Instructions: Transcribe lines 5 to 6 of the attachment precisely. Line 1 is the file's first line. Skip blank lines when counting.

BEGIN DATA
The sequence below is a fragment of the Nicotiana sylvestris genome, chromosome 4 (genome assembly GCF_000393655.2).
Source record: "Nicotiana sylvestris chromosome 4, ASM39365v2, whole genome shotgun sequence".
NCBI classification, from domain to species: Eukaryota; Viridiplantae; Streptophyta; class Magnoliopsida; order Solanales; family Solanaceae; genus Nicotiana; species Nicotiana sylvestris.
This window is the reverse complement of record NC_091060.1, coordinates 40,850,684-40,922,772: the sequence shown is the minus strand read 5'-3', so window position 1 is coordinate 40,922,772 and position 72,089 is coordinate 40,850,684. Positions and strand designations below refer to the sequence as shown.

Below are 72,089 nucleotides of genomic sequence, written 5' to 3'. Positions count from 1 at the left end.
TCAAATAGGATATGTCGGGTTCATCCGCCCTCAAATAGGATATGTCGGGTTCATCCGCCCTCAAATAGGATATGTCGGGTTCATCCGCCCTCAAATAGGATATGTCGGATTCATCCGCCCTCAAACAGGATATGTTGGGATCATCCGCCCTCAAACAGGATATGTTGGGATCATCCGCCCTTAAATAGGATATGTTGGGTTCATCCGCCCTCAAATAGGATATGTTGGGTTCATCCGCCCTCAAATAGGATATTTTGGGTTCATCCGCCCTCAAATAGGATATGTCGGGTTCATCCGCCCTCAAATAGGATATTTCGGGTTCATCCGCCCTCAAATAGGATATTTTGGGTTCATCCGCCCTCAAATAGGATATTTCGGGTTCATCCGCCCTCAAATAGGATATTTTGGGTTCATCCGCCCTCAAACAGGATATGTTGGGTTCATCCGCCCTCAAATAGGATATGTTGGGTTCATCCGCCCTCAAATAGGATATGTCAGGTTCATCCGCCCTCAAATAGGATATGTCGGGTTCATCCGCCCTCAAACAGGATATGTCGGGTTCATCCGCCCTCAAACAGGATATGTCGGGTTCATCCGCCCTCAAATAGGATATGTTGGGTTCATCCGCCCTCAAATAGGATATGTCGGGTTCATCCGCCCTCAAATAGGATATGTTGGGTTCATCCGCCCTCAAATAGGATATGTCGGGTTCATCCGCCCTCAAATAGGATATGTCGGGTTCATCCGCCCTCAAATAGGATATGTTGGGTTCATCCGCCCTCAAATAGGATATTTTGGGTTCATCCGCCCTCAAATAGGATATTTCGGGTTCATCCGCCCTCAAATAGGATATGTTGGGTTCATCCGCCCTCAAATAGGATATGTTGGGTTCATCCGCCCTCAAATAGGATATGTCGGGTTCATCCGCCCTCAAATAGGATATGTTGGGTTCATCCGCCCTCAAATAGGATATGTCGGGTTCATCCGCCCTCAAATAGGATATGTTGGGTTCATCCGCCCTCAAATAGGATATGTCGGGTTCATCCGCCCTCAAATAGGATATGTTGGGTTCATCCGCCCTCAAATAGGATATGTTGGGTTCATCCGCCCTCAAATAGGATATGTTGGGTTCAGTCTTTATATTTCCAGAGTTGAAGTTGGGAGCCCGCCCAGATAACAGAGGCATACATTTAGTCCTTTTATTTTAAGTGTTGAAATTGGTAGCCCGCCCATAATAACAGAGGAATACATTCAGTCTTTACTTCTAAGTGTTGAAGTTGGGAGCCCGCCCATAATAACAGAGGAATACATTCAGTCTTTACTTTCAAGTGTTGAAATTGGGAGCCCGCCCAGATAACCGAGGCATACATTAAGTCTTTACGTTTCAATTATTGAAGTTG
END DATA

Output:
Below are 72,089 nucleotides of genomic sequence, written 5' to 3'. Positions count from 1 at the left end.
TCAAATAGGATATGTCGGGTTCATCCGCCCTCAAATAGGATATGTCGGGTTCATCCGCCCTCAAATAGGATATGTCGGGTTCATCCGCCCTCAAATAGGATATGTCGGATTCATCCGCCCTCAAACAGGATATGTTGGGATCATCCGCCCTCAAACAGGATATGTTGGGATCATCCGCCCTTAAATAGGATATGTTGGGTTCATCCGCCCTCAAATAGGATATGTTGGGTTCATCCGCCCTCAAATAGGATATTTTGGGTTCATCCGCCCTCAAATAGGATATGTCGGGTTCATCCGCCCTCAAATAGGATATTTCGGGTTCATCCGCCCTCAAATAGGATATTTTGGGTTCATCCGCCCTCAAATAGGATATTTCGGGTTCATCCGCCCTCAAATAGGATATTTTGGGTTCATCCGCCCTCAAACAGGATATGTTGGGTTCATCCGCCCTCAAATAGGATATGTTGGGTTCATCCGCCCTCAAATAGGATATGTCAGGTTCATCCGCCCTCAAATAGGATATGTCGGGTTCATCCGCCCTCAAACAGGATATGTCGGGTTCATCCGCCCTCAAACAGGATATGTCGGGTTCATCCGCCCTCAAATAGGATATGTTGGGTTCATCCGCCCTCAAATAGGATATGTCGGGTTCATCCGCCCTCAAATAGGATATGTTGGGTTCATCCGCCCTCAAATAGGATATGTCGGGTTCATCCGCCCTCAAATAGGATATGTCGGGTTCATCCGCCCTCAAATAGGATATGTTGGGTTCATCCGCCCTCAAATAGGATATTTTGGGTTCATCCGCCCTCAAATAGGATATTTCGGGTTCATCCGCCCTCAAATAGGATATGTTGGGTTCATCCGCCCTCAAATAGGATATGTTGGGTTCATCCGCCCTCAAATAGGATATGTCGGGTTCATCCGCCCTCAAATAGGATATGTTGGGTTCATCCGCCCTCAAATAGGATATGTCGGGTTCATCCGCCCTCAAATAGGATATGTTGGGTTCATCCGCCCTCAAATAGGATATGTCGGGTTCATCCGCCCTCAAATAGGATATGTTGGGTTCATCCGCCCTCAAATAGGATATGTTGGGTTCATCCGCCCTCAAATAGGATATGTTGGGTTCAGTCTTTATATTTCCAGAGTTGAAGTTGGGAGCCCGCCCAGATAACAGAGGCATACATTTAGTCCTTTTATTTTAAGTGTTGAAATTGGTAGCCCGCCCATAATAACAGAGGAATACATTCAGTCTTTACTTCTAAGTGTTGAAGTTGGGAGCCCGCCCATAATAACAGAGGAATACATTCAGTCTTTACTTTCAAGTGTTGAAATTGGGAGCCCGCCCAGATAACCGAGGCATACATTAAGTCTTTACGTTTCAATTATTGAAGTTG